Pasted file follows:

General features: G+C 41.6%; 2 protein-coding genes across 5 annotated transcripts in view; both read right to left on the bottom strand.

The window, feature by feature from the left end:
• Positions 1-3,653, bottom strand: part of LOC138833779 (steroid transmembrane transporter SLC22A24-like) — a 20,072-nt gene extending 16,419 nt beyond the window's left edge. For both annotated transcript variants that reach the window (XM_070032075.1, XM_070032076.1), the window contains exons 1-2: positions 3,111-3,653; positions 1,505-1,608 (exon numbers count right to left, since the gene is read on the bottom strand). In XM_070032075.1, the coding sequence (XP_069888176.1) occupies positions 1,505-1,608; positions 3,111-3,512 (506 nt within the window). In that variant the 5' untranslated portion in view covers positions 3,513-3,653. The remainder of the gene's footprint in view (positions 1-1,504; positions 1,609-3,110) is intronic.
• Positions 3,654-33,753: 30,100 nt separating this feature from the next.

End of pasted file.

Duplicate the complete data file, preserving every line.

General features: G+C 41.6%; 2 protein-coding genes across 5 annotated transcripts in view; both read right to left on the bottom strand.

The window, feature by feature from the left end:
• Positions 1-3,653, bottom strand: part of LOC138833779 (steroid transmembrane transporter SLC22A24-like) — a 20,072-nt gene extending 16,419 nt beyond the window's left edge. For both annotated transcript variants that reach the window (XM_070032075.1, XM_070032076.1), the window contains exons 1-2: positions 3,111-3,653; positions 1,505-1,608 (exon numbers count right to left, since the gene is read on the bottom strand). In XM_070032075.1, the coding sequence (XP_069888176.1) occupies positions 1,505-1,608; positions 3,111-3,512 (506 nt within the window). In that variant the 5' untranslated portion in view covers positions 3,513-3,653. The remainder of the gene's footprint in view (positions 1-1,504; positions 1,609-3,110) is intronic.
• Positions 3,654-33,753: 30,100 nt separating this feature from the next.